It is also important that parents encourage and support the entrepreneurial skills of their children in a number of ways. For example, by helping them learn to take initiative, encouraging them to be creative and observant of their community needs and helping them develop an entrepreneurial mindset to approach challenges and opportunities.

Helping them gain financial management skills is also crucial. There are specific programs that schools can adopt to foster entrepreneurship, such as those offered by the National Foundation for Teaching Entrepreneurship or Junior Achievement. The most successful of these programs engage the students directly in the development of a business plan and in launching a business.

Thinking Like an Entrepreneur
At the core of the work of the entrepreneur is identifying unmet needs and opportunities and finding creative ways to address them; therefore, practical experiences that engage children in studying in what ways other entrepreneurs have done this, and in celebrating their contributions, will develop a positive disposition towards entrepreneurship. Helping them get to know their communities, identify the community needs and be creative in how to address those needs will go a long way.

Educational experiences that develop creativity and the capacity to think innovatively are necessary. Parents can partner with schools in generating those opportunities during regular school hours, or in extra curricular activities for their children. There are numerous forms to engage children and youth in learning about innovation and emerging trends that enable entrepreneurial creations; for instance, the program Innovation Hub on National Public Radio, or many of the Ted Talks, are excellent material discussing current innovations.

Other groups can support parents in developing the next wave of Latino entrepreneurs and innovators. Business and civic leaders and organizations can partner with school districts, community organizations and groups that exist to help expand the availability of entrepreneurship education programs in schools. They can create competitions that encourage innovation and entrepreneurship at the K-12 and college level. They can support entrepreneurial education at the college level and they can provide access to funding in order to support the work of young entrepreneurs.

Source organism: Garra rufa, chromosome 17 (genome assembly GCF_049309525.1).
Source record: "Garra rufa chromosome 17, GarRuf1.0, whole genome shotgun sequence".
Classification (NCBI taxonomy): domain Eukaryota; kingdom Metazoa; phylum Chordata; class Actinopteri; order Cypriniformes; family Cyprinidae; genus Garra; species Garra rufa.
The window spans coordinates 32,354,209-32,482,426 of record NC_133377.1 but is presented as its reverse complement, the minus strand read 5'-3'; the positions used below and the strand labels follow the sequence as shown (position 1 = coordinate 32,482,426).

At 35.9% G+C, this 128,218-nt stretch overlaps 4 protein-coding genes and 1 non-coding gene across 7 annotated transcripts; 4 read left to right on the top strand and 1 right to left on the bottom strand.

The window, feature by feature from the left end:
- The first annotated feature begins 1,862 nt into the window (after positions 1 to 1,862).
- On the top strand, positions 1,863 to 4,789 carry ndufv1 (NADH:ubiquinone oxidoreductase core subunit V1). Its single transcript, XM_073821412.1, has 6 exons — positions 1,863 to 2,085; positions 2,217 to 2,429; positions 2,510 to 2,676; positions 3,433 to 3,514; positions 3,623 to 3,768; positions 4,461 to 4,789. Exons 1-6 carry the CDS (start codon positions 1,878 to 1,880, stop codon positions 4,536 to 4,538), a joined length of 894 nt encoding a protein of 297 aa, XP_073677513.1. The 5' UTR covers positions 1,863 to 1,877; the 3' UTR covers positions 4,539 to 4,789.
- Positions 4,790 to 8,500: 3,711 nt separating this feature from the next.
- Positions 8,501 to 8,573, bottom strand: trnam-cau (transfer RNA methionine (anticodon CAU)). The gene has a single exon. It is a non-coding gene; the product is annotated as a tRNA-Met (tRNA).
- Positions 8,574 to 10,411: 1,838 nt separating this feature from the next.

In some parts of the country public-private partnerships are creating “innovation labs” or centers that provide access to an eco-system that includes fellow entrepreneurs, working space, access to funders and basic services so they can focus on the generation of innovation. The Cambridge Innovation Center in Massachusetts, for example, is a private venture that provides, for a fee, accessible working space and a community to entrepreneurs. Business and civic leaders can support the creation of similar ecosystems in Latino communities as a way to engage youth in this important creative activity and to promote their entrepreneurship skills and dispositions.


Entrepreneurs themselves can offer internships that allow students to learn by immersion in entrepreneurial environments and can serve as mentors of youth. Media organizations can also make visible and celebrate the contributions of entrepreneurs, highlighting role models in the Latino community, who can inspire the next generation that will, as other generations of immigrants have in the past, invent the future and contribute to an economy based on innovation and ingenuity.

Fernando M. Reimers is a professor of Education at Harvard University and serves with a number of educational organizations. Eleonora Villegas-Reimers is a professor of Human Development at Wheelock College.